Photo by William E. Jennings. The original Golden Spike used to connect the Union Pacific and Central Pacific railways in 1869 near Ogden, Utah. This spike was driven in by Leland Stanford and is on display at the Cantor Arts Museum at Stanford University. This photo is licensed under the Creative Commons Attribution-Share Alike 3.0 Unported license.
by Brad Joseph (MCoR AP Chairman at the time of this article)
The Golden Spike is the easiest, and for many people, the first AP award that they earn. It is designed to demonstrate familiarity with different areas of the hobby, rather than expertise in a particular area. So take a look at the requirements – you may find that you have met most, or all of them already.
The subject of this Achievement Program column is the Golden Spike Award. As is the case with many features and components of the AP program, I feel the Golden Spike Award is misunderstood. Perhaps misinterpreted is the more correct description. At any rate, I hope to clear up some preconceptions and generate some enthusiasm for this certificate! Before I proceed however, there is a bit of housekeeping to be addressed.
First of all, my apologies to Clay Thompson of the Eastern Oklahoma Division. In my last column, I detailed the AP Certificates presented and I inadvertently left out Clay. Clay received his Volunteer Certificate last fall. Second, I want to welcome aboard Steve Shelton. Steve is a new NMRA member and has agreed to become the Eastern Oklahoma Division AP Chairman. This is a sign of great encouragement to me. Here we have a new member who not only wants to get involved and contribute to the hobby and organization, but also the AP program as well. He is a good example to us all. May I also suggest reading editor Bob Brown’s editorial in the most recent Narrow Gauge and Shortline Gazette discussing the AP.
Now back to the business at hand – the Golden Spike Award. Since 1994, there has been a marked decrease in the number of GS Certificates issued, and this has concerned me. I personally know many people who have started a layout over the past year or two and already achieved the necessary requirements for the award. Why don’t they apply?
I believe that there are a number of reasons for this problem. First, there are some model railroaders who, for whatever reason, will never be members. Perhaps they are “lone wolves” in the extreme, or perhaps they just don’t like organizations. Maybe they had a bad experience in the hobby. At any rate, I do not feel we will be successful in getting these types into the NMRA, and it is probably their loss. The second group are the people who have not been told about the program and the benefits it offers. Those should be the easy ones! All members should consider it their business to call appropriate layouts to the attention of others. The requirements are relatively simple, and most members can be familiar with them with a few minutes study. When we visit layouts on tours at meets, or run into people at hobby shops or swap meets showing photos of their layouts, speak up! Some personal contact and encouragement will do wonders. Get their name and phone number and ask if you may have someone contact them. Then have your Division or Area AP Chairman contact them. Follow up to make sure the connection comes off and we may have a convert! Even if the person is not a member, fill them in anyway as the possibility of the recognition of their modeling work may be a spark to recruit them.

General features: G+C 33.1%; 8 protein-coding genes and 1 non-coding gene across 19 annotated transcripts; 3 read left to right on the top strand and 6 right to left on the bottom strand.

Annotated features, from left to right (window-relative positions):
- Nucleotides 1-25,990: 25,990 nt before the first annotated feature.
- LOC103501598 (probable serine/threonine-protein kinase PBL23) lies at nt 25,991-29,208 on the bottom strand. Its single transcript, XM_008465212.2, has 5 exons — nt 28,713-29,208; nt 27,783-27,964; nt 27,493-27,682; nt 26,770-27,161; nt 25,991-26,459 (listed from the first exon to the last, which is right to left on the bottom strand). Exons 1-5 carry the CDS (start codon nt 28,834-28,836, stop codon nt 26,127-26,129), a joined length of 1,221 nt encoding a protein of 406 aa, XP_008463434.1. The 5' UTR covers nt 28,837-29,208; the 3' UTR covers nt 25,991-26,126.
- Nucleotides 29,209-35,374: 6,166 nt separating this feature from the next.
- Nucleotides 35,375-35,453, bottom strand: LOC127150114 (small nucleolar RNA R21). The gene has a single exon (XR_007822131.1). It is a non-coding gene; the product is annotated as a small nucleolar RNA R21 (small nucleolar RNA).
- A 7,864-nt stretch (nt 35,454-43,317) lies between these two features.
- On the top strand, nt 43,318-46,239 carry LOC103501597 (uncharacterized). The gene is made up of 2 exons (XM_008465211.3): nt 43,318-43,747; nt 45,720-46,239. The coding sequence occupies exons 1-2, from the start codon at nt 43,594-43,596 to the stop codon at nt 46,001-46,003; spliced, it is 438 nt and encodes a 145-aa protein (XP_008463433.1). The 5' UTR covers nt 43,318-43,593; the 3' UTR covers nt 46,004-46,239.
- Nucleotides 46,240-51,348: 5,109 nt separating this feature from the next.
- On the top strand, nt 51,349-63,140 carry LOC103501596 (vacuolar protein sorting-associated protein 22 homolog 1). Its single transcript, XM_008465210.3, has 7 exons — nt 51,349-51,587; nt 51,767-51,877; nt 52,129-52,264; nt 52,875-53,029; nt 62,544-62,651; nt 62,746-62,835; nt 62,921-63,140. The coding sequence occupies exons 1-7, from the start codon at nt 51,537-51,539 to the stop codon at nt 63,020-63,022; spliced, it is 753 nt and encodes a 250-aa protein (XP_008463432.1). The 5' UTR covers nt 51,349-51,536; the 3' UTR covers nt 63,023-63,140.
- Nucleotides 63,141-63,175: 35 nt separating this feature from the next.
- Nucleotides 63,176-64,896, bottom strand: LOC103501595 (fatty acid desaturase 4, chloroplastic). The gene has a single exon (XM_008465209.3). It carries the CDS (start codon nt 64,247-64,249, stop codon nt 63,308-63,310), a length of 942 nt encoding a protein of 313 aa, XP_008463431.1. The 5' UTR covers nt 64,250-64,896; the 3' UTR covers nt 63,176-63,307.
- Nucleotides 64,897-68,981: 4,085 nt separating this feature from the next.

The third group would be people who may not be enthused enough to fill out the paperwork. In this case, once again contact your Division AP Chairman to help arrange a visit or, better yet, set one up yourself. The verification signature on the Golden Spike form does not need to be an officer or even an official — it can be any member! There is no doubt in my mind that every MCoR member knows at least one person that qualifies for this award but has not applied for one reason or another. Let’s beat the bushes and get the general membership involved. If you know someone whose layout is close, encourage them to proceed on the features needed to qualify. Once they do, and get their award to hang in the layout room, I guarantee that they will thank you for the encouragement.
What does the award entail? It is pretty basic in its requirements and you will find that almost all but the most basic layouts qualify. There are 3 categories: Rolling Stock (Motive Power and Cars), Model Railroad Setting (Structures and Scenery) and Engineering (Civil and Electrical).
|Rolling Stock||A. Display 6 units either scratchbuilt, craftsman or commercial kits|
|Setting||A. Minimum of 8 square feet (any scale)B. Construct 5 structures which may or may not be part of the layout. They can be either scratchbuilt, craftsman or commercial kits too.|
|Engineering||A. Three types of trackage must be on proper roadbed and ballasted. Turnouts, crossings, crossovers, sidings, etc.B. Must be properly wired so two trains can operate at the same time. Blocks or command control will qualify. This is probably the most difficult requirement for the beginner.C. Must have one additional electrical or electronic feature in operation. This may be lights in a building, an operating crossing, or a horn or bell.|
There are a couple of extra points to keep in mind. First of all, in the Rolling Stock and Setting categories, if you build strictly commercial kits there must be some additional work done. Perhaps adding some details, weathering, repainting or decaling. Next, these features do not all have to be on the same layout or even be the same scale or gauge. Lastly, the three types of trackage do not have to be different. Three of the same item will qualify.
Not to tough is it? So first of all check to see if one is hanging on your wall. If not, drop me a note or a phone call and we will get you one quick. Next check all your friends. If they have earned it, they deserve it — let’s get them one too!